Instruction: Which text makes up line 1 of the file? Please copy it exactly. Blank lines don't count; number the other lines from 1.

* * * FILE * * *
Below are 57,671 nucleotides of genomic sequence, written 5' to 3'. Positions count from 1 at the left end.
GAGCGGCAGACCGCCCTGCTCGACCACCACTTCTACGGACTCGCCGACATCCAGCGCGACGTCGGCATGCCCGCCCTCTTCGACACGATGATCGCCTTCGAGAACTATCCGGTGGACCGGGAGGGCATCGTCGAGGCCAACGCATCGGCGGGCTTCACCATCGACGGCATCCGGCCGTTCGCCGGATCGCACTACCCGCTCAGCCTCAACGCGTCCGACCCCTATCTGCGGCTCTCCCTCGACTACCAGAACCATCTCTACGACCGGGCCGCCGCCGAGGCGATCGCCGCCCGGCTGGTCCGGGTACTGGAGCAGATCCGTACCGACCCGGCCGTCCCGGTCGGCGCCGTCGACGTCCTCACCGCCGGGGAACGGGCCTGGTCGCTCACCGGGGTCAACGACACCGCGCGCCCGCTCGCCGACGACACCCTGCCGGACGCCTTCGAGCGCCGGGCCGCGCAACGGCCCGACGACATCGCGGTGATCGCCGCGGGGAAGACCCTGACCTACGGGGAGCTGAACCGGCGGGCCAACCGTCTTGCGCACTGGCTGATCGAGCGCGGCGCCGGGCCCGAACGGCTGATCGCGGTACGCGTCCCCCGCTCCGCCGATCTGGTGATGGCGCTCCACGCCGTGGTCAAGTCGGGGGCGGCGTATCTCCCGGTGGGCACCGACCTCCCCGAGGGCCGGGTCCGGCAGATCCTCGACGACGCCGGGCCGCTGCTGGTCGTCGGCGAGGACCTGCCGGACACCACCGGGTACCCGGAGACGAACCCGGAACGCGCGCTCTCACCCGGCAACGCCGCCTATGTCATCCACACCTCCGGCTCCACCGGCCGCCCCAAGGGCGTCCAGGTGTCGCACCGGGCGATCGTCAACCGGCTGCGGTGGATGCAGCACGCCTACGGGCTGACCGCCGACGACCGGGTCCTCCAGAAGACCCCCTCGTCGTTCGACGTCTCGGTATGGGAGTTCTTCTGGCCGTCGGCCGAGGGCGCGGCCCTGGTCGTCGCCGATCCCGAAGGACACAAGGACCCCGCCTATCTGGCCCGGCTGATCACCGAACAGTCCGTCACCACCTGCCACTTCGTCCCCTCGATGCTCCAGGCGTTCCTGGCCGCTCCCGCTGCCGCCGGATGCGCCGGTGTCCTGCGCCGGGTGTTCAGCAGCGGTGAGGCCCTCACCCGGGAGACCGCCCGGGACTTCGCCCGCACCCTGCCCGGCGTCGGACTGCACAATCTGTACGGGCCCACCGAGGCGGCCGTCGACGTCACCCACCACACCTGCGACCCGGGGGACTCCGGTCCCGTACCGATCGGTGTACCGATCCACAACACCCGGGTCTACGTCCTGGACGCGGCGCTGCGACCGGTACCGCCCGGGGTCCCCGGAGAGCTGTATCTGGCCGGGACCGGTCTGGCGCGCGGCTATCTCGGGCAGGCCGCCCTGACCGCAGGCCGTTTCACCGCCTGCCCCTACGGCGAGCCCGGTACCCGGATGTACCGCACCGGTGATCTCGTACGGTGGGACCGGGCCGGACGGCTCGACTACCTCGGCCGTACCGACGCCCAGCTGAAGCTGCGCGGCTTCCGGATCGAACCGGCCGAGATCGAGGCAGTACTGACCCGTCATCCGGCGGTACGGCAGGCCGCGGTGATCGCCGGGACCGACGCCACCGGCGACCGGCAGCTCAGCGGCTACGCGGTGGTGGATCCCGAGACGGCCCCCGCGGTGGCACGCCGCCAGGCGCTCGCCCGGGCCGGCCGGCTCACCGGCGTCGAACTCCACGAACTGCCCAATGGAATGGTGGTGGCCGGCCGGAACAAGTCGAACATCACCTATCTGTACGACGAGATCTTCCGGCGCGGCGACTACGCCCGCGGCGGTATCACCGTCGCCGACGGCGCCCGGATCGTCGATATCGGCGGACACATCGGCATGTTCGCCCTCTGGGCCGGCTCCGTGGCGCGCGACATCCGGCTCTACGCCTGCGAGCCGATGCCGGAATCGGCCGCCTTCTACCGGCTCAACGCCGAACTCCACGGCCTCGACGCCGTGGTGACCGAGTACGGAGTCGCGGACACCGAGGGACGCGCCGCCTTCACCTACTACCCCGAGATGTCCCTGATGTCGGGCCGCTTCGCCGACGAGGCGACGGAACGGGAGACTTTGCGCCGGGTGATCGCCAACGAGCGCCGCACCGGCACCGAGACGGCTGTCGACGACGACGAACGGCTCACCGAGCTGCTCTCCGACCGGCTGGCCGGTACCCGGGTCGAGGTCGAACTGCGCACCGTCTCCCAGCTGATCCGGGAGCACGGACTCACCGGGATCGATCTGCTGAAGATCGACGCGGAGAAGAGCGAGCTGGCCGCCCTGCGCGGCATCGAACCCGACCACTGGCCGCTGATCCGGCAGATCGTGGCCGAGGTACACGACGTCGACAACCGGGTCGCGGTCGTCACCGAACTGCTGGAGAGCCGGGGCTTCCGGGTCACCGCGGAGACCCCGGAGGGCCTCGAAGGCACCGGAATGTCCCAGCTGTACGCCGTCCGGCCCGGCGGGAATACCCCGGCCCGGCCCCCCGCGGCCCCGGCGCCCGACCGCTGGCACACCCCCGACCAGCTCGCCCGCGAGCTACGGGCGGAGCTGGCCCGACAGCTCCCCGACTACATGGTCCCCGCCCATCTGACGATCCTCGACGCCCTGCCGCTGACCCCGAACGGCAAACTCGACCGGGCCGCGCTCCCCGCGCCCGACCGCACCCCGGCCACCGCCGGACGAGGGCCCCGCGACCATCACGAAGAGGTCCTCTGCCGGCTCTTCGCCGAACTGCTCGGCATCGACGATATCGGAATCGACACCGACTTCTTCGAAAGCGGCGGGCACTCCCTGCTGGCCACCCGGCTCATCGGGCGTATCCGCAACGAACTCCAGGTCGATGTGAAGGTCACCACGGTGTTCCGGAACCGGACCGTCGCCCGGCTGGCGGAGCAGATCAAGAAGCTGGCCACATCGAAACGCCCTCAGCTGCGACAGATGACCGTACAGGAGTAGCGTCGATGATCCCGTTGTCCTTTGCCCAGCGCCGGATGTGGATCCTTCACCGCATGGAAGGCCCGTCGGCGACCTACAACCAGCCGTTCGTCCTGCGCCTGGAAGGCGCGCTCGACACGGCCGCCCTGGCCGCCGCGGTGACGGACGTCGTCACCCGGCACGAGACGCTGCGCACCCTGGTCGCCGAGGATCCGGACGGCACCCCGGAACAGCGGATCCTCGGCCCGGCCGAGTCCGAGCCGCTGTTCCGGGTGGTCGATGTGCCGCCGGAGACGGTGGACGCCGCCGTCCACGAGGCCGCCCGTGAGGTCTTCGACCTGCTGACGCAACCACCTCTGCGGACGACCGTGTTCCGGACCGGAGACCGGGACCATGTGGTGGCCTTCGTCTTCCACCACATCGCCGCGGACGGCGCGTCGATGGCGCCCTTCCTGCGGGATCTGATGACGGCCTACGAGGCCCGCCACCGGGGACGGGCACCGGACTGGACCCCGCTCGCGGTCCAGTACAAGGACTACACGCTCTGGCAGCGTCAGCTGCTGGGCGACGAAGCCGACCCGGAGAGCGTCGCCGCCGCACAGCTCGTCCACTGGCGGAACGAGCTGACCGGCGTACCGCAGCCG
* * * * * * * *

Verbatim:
Below are 57,671 nucleotides of genomic sequence, written 5' to 3'. Positions count from 1 at the left end.